By: Michael A Friedman et al


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Michael A Friedman and colleagues argue that using voluntary licences would promote access to affordable medicines for the world's poor, while reaffirming patents as vital for successful pharmaceutical research.

There is much disagreement between the pharmaceutical industry and advocacy groups about how to provide patented medicines in poor countries. And although pharmaceutical patents only rarely impede access to medicines in poor countries, this is reason enough to find a solution to the problem.

In this article in The Lancet, three authors from the pharmaceutical sector, a non-profit generics company, and academia propose that the use of so-called out-licences (or voluntary licences) could be the answer. Such a framework would allow several generic manufacturers to compete against one another on price in poor countries (but not against the patent holder in rich countries).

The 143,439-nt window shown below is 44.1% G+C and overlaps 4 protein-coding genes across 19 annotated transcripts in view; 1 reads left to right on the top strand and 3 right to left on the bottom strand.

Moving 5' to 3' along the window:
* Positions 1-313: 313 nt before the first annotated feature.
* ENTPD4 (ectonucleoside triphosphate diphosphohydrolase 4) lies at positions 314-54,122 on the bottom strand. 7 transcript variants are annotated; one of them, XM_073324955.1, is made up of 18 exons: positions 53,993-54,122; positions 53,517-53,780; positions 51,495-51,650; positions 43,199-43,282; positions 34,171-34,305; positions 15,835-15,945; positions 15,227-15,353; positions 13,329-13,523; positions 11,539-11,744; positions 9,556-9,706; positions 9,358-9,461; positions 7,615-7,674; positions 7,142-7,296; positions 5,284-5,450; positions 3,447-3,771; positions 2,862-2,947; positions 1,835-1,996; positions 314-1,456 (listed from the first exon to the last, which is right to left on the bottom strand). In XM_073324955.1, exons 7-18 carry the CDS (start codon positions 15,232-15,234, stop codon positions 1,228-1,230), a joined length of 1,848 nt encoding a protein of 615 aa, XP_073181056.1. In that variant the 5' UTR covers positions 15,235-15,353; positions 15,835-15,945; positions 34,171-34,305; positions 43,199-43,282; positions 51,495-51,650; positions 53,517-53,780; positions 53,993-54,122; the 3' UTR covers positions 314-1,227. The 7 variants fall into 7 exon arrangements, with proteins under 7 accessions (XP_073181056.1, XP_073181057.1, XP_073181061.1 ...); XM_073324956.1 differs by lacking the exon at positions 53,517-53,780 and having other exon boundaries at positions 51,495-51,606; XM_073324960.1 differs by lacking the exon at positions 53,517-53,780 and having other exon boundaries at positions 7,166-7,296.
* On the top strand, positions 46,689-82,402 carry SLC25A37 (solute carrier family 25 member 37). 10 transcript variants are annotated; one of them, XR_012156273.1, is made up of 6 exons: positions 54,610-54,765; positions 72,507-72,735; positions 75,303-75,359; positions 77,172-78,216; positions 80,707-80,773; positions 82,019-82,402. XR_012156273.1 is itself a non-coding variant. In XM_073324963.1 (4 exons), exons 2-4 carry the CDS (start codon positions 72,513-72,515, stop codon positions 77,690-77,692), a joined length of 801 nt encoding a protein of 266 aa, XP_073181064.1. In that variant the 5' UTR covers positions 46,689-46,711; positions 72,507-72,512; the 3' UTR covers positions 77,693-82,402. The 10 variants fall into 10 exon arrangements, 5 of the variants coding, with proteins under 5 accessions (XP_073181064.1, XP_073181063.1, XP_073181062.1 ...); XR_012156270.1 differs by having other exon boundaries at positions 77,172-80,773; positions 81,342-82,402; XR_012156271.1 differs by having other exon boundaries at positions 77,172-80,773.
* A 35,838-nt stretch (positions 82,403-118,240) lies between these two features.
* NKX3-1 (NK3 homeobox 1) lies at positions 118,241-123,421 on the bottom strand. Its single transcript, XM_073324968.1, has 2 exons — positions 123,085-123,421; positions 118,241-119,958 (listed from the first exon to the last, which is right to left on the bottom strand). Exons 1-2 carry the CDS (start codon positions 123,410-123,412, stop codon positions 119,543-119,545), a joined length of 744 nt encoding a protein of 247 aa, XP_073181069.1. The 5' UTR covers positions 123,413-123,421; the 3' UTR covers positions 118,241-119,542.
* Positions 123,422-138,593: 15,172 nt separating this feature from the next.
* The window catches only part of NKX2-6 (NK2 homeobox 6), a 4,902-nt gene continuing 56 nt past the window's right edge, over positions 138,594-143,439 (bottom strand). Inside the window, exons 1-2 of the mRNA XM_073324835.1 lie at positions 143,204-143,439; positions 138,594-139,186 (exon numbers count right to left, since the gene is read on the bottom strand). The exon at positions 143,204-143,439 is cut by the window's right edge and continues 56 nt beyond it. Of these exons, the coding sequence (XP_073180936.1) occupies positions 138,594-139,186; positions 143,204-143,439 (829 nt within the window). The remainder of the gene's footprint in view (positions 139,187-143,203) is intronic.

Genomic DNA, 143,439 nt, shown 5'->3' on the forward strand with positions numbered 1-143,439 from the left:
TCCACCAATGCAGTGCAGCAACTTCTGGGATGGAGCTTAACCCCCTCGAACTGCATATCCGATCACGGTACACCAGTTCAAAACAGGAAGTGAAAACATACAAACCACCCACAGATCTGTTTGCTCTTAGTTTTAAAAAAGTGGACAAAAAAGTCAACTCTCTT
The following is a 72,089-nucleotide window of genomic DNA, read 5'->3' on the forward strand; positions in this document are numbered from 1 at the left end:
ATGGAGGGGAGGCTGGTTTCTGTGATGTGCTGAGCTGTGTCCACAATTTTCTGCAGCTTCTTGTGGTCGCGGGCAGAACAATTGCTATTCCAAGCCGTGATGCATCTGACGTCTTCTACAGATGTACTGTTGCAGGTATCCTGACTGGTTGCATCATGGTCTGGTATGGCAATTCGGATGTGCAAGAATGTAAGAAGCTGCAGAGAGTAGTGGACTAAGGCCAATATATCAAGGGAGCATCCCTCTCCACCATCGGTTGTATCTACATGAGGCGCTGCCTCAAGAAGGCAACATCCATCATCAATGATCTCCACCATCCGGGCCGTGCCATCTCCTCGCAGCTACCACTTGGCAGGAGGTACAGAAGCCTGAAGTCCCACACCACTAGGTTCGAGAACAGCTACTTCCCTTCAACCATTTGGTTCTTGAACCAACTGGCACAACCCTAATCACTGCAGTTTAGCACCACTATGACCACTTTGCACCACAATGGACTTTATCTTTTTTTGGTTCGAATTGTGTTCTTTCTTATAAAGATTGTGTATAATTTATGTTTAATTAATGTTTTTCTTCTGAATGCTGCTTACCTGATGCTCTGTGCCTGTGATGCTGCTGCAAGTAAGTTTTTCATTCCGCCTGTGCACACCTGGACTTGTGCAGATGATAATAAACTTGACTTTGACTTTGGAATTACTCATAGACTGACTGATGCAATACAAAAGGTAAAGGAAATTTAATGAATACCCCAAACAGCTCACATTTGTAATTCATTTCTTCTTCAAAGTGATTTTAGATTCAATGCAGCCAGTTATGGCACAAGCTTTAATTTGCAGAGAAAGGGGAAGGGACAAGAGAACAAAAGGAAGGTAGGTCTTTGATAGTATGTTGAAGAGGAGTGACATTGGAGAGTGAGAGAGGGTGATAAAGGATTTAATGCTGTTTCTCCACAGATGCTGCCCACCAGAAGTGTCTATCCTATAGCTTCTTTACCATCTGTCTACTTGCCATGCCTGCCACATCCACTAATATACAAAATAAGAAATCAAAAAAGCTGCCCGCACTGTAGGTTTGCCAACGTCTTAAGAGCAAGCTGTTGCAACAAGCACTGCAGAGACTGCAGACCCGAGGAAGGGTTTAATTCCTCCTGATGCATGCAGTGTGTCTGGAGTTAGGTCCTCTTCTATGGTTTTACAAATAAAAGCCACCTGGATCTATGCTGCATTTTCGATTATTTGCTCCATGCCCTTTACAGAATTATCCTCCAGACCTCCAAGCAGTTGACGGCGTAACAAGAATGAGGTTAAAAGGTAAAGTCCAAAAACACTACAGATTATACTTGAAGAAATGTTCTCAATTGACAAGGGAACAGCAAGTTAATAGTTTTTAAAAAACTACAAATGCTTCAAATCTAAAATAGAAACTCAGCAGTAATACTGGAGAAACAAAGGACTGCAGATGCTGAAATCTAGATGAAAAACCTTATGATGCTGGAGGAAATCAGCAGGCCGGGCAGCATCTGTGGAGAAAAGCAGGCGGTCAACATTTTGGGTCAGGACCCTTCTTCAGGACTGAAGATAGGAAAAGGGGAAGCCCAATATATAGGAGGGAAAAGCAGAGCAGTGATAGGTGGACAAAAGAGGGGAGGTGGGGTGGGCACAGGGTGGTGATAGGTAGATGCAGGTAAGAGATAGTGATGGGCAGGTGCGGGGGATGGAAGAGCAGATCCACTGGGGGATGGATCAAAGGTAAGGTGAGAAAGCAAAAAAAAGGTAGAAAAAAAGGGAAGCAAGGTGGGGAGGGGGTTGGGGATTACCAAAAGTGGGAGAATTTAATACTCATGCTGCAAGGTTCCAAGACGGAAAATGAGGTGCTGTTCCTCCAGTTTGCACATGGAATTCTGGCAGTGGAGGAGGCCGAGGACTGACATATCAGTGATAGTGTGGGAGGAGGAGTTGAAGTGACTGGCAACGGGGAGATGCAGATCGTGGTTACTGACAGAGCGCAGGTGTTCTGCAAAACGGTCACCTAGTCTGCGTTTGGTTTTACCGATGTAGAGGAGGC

They suggest that the use of out-licensing in this way would promote access to affordable medicines for the world's poor, while reaffirming patents as indispensable for successful pharmaceutical research.

But the authors also highlight the multibillion-dollar shortfall of foreign aid money for diseases that affect the poor, notably HIV/AIDS. They say that if the efforts of pharmaceutical companies are to succeed they must be complemented by donor funding. The fact that the G-7 countries are neglecting these obligations in a time of great public-health crisis, they say, is morally scandalous.

Link to full viewpoint article in The Lancet (free registration required)